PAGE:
What different strategies did the owners use, in order to maintain good relationships with (possible) guests but keep some cash coming in during COVID-19?

Dilemmas of small accommodation businesses in the Algarve: Surviving COVID-19’s tourism standstill

What different strategies did the owners use, in order to maintain good relationships with (possible) guests but keep some cash coming in during COVID-19?

During the COVID-19 pandemic, worldwide tourism came to a standstill. The impact was particularly pronounced in the Algarve, the southernmost region of Portugal, where tourism plummeted from just under 50 million bednights in 2019 to approximately 12 million the following yearβ€”a decline of nearly 75%. Global travel restrictions halted international tourism, while two lockdowns in Portugal, spanning two months in spring 2020 and from November 2020 to March 2021, severely impeded domestic tourism. Additionally, intermittent partial lockdowns during this period allowed for limited tourism in specific locations, subject to stringent regulations.

The global impact of the pandemic varied across different demographics. While the virus could affect anyone, and the measures implemented affected everyone’s lives, the repercussions were not uniform among distinct groups. Not surprisingly, research on the effects of disasters suggests that more privileged social categories, including factors such as race, gender, education level, income, health, and housing, were better equipped to cope with the crisis’s aftermath. COVID-19 was characterized as a ‘syndemic pandemic,’ highlighting the interconnectedness of inequality and the disease’s impact. The health and financial consequences were more severe for certain groups than for others.

Figure 1. The wetland between the land and the sea on the east side of the Algarve
Credit. Author

Tourism and Algarve’s economy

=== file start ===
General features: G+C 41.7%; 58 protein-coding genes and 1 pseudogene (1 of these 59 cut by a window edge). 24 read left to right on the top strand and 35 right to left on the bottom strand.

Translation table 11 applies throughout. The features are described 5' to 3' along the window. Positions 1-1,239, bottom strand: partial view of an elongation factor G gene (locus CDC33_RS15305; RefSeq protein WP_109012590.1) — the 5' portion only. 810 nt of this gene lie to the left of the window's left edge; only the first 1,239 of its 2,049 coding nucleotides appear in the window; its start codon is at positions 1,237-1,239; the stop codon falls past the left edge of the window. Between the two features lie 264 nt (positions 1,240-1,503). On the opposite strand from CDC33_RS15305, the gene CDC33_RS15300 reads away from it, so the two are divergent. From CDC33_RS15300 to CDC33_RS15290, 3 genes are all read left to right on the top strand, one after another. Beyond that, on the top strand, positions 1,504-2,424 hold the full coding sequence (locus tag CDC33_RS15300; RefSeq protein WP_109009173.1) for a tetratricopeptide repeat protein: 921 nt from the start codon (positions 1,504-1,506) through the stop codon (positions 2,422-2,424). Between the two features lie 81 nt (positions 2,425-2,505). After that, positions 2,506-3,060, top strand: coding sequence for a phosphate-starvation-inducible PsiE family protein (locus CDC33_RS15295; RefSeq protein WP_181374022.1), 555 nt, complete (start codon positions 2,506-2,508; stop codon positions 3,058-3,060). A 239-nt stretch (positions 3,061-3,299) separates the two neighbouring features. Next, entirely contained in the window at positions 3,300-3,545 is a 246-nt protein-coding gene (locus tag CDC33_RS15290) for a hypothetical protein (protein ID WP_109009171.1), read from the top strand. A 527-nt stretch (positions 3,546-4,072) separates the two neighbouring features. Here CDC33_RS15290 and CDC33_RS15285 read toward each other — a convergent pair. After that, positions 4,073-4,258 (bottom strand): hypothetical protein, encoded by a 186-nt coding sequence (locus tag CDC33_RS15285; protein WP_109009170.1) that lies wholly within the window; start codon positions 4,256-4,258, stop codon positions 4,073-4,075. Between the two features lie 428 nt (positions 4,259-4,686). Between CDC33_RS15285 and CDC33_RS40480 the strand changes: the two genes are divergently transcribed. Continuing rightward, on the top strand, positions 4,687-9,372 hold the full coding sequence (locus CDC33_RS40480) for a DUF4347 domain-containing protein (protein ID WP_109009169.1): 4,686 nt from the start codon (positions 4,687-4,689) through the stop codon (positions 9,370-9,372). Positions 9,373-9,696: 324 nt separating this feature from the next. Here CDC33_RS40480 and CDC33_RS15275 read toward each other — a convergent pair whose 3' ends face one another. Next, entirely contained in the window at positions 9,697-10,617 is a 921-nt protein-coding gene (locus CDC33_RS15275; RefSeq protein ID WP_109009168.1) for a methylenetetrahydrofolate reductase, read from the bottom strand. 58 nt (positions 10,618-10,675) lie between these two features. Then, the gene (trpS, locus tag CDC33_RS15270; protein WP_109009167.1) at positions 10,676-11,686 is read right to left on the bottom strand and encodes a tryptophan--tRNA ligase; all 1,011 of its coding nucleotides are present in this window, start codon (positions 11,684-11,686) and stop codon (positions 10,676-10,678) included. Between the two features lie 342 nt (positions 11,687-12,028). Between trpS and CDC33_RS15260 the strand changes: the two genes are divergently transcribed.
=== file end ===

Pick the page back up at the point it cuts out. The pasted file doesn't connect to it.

Tourism serves as the primary engine driving the Algarve’s economy; with high demand for sun, sea, water sports, as well as golf on one of the 39 courses (in an area of approximately 5000 km2). The tourism sector is complemented by foreign residents who choose to reside in the Algarve either on a full-time basis or for extended periods throughout the year. This aligns with the concept of ‘lifestyle migration‘, characterized by the movement of relatively affluent individuals seeking an enhanced quality of life in a new location. Motivations for relocation often include the climate, laid-back lifestyle, and a change in scenery.

As of 2020, 23.6% of the Algarve’s population comprised foreign nationals, many of whom can be classified as lifestyle migrants. While lifestyle migration patterns were initially dominated by retirees, there is a growing segment of individuals who are venturing into entrepreneurship, earning them the designation of ‘lifestyle migrant entrepreneurs‘. This shift allows them to pursue a change in lifestyle while still generating income. Unlike other migrants in the later stages of life, these individuals, despite having come from relatively prosperous economic backgrounds, are not yet positioned to retire from work fully.